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Finding a Postdoc

Definition of a Postdoc:

A postdoc is a person who has received a doctoral degree and who is pursuing additional research, training, or teaching in order to have better skills to pursue a career in academia, research, or any other fields. Postdocs work closely with a faculty mentor. Postdocs play a crucial role in the university by supplementing the research expertise of faculty, sharing new techniques, collaborating with other institutions, and helping to manage the daily operations of a laboratory or research site. They also contribute teaching and advising support to undergraduate and graduate students.

Why are you interested in being a postdoc?

Think about your long term goals, and how a postdoc fits in those goals:

  • Do you want to stay in academia or are you looking at industry?
  • Do you want to focus on teaching, research, or a combination of both?
  • Are you getting a postdoc to learn new skills?
  • Are you getting a postdoc to publish?
  • Are you getting a postdoc to develop better teaching skills?
  • Are you getting a postdocs to further develop your existing skills?

Prepare for the Job Search:

Develop your CV: Meet with a career counselor in your college or in Barnes hall to write your CV. This is a very important document that you will keep updating for the rest of your career. You need a strong CV to get a position.

Mock Interview:  Work on your interviewing skills and develop your job talk.

References: Ask your advisor and other faculty members to be your references: Letters of recommendations are a very important part of the application process. You need strong references who know you well. Make sure that you give each referee an updated copy of your CV.

Network: Let everyone know that you are looking for a postdoc. Talk with your advisor and others to identify universities/labs.

Once you have identified what you hope to accomplish during a postdocs and made a list of prospective labs, talk to your advisor and other faculty to help shorten this list. Also, talk with postdocs in your department to get their opinions.

Investigate the Labs/PIs and University:

Check out the lab’s most recent publications and check out the lab’s website. Find out the record of past postdocs/grad students in the lab. Get in touch with current postdocs/grad students, as well as those who have moved on, to discuss their experience there, as well as where they are now. Choosing the right PI is vital to your future career. There are a few things to consider:

  • Is the PI well connected?
  • Does the PI have tenure?
  • Does the PI have a solid record in getting grants?
  • Does the PI have a solid record publishing?

Check the university salary and benefit package for postdocs and call the Postdoc office if they have one. Do they offer:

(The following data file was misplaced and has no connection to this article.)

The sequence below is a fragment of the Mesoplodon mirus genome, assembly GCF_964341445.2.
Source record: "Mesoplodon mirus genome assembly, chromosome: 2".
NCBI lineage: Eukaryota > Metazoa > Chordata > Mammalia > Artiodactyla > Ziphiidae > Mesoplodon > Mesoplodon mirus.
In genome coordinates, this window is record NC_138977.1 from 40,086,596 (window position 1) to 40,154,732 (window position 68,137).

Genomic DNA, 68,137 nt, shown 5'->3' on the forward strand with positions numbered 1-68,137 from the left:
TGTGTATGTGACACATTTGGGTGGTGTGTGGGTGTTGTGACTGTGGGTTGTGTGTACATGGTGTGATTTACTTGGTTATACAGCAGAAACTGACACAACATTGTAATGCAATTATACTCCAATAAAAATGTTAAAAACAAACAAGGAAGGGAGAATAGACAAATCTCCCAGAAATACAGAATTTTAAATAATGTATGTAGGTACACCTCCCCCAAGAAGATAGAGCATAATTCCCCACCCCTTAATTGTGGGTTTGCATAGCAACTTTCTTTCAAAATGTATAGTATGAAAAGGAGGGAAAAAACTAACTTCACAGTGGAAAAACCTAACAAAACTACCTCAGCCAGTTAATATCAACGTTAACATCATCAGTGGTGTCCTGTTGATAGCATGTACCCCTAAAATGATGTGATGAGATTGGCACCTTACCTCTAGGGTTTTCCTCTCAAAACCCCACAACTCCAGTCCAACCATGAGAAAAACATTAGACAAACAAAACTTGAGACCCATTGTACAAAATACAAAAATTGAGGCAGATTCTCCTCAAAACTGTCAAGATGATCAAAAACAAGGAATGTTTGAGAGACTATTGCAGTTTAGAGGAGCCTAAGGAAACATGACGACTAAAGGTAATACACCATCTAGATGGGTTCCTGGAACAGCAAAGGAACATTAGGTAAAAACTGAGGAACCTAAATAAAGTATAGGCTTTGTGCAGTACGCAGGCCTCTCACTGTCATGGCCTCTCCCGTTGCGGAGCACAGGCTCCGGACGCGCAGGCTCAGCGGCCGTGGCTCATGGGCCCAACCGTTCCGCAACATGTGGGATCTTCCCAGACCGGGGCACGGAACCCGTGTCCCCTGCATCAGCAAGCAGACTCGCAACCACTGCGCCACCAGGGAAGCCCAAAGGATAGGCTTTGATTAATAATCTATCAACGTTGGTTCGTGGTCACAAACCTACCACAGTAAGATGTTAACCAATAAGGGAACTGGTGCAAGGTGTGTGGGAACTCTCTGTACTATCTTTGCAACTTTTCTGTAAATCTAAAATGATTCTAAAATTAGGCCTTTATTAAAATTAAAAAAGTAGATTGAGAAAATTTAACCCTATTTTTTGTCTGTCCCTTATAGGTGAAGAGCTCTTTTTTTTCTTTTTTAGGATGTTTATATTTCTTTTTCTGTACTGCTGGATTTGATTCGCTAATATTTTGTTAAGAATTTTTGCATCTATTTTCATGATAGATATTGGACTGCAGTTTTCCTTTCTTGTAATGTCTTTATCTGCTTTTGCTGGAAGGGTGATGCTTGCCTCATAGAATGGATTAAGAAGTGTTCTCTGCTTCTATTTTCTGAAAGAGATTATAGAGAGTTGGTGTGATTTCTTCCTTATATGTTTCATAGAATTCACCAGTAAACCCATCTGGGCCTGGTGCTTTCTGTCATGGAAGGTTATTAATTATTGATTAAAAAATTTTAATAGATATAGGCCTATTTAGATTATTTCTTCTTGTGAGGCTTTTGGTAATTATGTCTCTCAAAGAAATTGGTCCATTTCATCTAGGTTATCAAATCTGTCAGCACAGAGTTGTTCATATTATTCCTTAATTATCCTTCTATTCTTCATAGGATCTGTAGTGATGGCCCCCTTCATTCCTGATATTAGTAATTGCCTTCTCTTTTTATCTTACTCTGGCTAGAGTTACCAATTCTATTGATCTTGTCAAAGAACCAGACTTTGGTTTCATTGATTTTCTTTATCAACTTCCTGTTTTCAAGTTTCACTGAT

• Health benefits for postdocs and their families
  • Retirement benefit
  • Career counseling
  • professional Development
  • Housing (can be essential in large city)

Start Applying:

Now that you have narrowed down the labs you are interested in, send out your CV and cover letter. If you do not get a reply within a month, follow up with an email. Remember that conferences are a great way to meet PI and network. Prior to the conference, get in touch with the PI/Labs you are interested in and schedule an informational meeting.


Prior to going, prepare and practice your presentation. Make your presentation distinctive, interesting, and understandable. Research the universities where you will be interviewing so you can ask good questions. Send thank you notes after each interview.

During the interview is the time to ask questions, to make sure that this the right position for you. Talk to other postdocs and grad students in the lab.

Final Steps:

Now come the easiest part, deciding which offer is best. By now you should have a good idea of each lab you applied to, and where the best place is for you in terms of research. Remember that once you make a decision you need to stay with it, so think carefully.


  • Science Careers
  • IRACDA Program: Teaching postdocs for scientists who want to transition into teaching
  • Minority Postdocs: A great resource to learn about different types of postdocs
  • Versatile Ph.D.: The Versatile PhD mission is to help humanities and social science PhDs and graduate students identify and prepare for possible non-academic careers.
  • Some postdoctoral positions are listed on the Cornell University Office of Human Resources Jobs at Cornell website.

External postdoc programs

Visiting fellows programs for current faculty